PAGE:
This time of the year the algae ( becomes a serious problem on the Vaal. It has always been there, but it is particularly bad in places. This is due to the increase in nutrients (untreated sewerage, fertilizer and feedlots on the river banks) coupled with the clarity allowing more sunlight to penetrate. Reports from Bothaville area is that the rapids are unfishable. If your approach is limited to the conventional summer nymphing tactics you are in for a very frustrating day. My suggestion is:
• Investigate different venues and also areas at the same venue. The growth of algae and other vegetation varies in severity along the Middle Vaal.
• As mentioned earlier the fish will be poised to move up into the fast broken water. Target them in the eye or throat of the pools just below the rapid were the water is deeper. A dry & dropper drifted in the channels between the algae and water grass will limit foul ups. Up your tippet to 3X to give you the ability to turn fish away from the thick grass.
• If you have access to a boat prospect until you find fish actively feeding. There are still pods of fish holding in water too deep for any vegetation to grow. You can target these with long casts (to avoid spooking them) and a dry & dropper rig.

MidCurrent has compiled a list of 42 Fly Fishing Strategy Tips have a look through them in preparation for the summer trips.


To date we have not received any reports of largemouth caught – I assume you are all bum fly fishers who cannot catch any. If any of you catch a largemouth please send us a brief email with the following details:
• Fly, size, colour.
• Date, time.
• Area, general, no need to divulge secret spots.
• Tactics, line, depth, retrieve.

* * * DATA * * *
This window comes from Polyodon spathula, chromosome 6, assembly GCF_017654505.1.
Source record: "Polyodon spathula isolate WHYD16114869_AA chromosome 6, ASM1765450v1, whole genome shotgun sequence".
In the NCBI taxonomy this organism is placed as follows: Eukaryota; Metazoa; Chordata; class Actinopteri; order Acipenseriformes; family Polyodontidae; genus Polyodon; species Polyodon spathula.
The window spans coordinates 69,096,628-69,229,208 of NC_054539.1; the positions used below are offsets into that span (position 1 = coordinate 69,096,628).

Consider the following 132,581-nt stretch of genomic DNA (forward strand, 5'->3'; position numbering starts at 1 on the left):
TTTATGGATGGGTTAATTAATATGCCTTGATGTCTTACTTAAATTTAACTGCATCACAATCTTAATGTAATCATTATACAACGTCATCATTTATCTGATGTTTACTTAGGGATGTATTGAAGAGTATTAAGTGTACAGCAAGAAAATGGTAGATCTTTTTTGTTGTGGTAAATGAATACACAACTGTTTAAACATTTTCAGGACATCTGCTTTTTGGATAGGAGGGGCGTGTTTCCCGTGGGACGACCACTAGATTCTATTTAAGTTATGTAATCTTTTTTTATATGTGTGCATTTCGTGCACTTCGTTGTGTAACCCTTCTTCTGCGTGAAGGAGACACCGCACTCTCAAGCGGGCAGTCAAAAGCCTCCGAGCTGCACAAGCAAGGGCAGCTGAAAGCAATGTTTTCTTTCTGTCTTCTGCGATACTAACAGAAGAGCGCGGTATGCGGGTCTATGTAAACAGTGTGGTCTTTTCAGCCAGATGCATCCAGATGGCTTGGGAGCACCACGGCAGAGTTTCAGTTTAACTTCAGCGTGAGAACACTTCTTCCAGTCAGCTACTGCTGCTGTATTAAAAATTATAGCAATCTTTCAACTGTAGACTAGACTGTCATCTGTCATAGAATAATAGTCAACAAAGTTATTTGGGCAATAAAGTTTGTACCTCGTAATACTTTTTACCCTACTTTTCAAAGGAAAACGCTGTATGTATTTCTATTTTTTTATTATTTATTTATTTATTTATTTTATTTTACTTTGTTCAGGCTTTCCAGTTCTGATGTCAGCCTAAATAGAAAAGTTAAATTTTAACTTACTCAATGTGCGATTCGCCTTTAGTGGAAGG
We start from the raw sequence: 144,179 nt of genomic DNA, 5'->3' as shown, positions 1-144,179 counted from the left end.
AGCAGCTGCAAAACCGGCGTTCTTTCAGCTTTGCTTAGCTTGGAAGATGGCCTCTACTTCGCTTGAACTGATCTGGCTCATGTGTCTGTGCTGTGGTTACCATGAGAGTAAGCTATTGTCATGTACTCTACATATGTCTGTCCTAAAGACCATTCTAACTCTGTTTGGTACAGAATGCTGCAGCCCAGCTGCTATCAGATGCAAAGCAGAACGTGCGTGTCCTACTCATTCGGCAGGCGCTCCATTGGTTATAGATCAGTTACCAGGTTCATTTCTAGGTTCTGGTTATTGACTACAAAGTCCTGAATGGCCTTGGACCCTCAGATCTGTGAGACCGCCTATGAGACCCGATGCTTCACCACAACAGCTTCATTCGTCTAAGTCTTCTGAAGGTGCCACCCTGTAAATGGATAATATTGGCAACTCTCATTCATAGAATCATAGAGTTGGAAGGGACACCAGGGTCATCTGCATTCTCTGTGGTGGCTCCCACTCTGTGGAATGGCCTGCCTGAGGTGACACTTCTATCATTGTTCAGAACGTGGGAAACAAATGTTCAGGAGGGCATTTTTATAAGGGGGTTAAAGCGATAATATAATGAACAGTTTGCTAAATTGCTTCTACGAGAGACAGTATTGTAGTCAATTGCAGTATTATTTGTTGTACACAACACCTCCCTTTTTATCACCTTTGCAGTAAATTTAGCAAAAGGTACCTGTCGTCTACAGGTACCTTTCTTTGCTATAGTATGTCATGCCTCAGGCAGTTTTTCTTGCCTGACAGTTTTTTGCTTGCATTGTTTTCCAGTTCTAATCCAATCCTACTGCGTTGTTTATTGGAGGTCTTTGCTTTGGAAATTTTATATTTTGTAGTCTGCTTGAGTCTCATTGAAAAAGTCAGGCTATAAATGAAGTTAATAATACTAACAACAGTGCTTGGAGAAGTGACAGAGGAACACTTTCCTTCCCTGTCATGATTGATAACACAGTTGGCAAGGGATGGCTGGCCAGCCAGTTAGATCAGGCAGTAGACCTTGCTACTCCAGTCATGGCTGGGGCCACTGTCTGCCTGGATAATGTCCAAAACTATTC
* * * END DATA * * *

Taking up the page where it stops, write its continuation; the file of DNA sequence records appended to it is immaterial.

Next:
This should benefit fellow anglers and could also provide valuable information to the conservation and research people.


The Northern Cape Bells festival will be held at Nkolo Spa from 4 to 7 October. It’s a great venue and the event is always well organised. More info can be found here:
Drie Provinsies Vlieghengel Klub & Northern Cape Yellowfish Working Group

I have received isolated reports and photo’s of injured fish, please be on the look out for yellows with injuries and send us a brief email with details even photo’s. On the other hand a friend fished below Parys on the weekend and he reported fat good conditioned fish that put up a serious fight!

I found this bit of disturbing news on the Reservoir site.

Scientist Warns of Typhoid Time-Bomb
At one point the Franschhoek sewerage works linked to the Berg River were running at 200% capacity but without any chlorine for two months "someone forgot to order it". In June, the Wellington municipality dumped "an enormous heap" from a bucket latrine system onto the banks of the Berg River. Barnes took water samples from the river nearby and found an E. coli count of 216 000. The E.coli bacterium is used as an international standard to measure water pollution. The European Union standard for avoiding contact with water when it is polluted is just 1 000 E.coli to 100ml of water, while South Africa's standard the responsibility of the Department of Water Affairs and Forestry is 2000. "I notified all the authorities possible. Nothing was done." Referring to a Boland township, Barnes said a sewer there had overflowed for six months. "I couldn't get the municipality to come in and clean it up they said they couldn't find it. But the school was just nearby and every child coming to school went right past it. Also, it was running straight into a water course." Despite this year's extremely good rainfall, Barnes has found E. coli counts in the Berg River that were way over the safety standard.

Our rainy season is about to start and this threat will again rear its ugly head. Please report incidents to us or use the Water Crime link on the FOSAF site.

On a lighter note….

Carl & Keith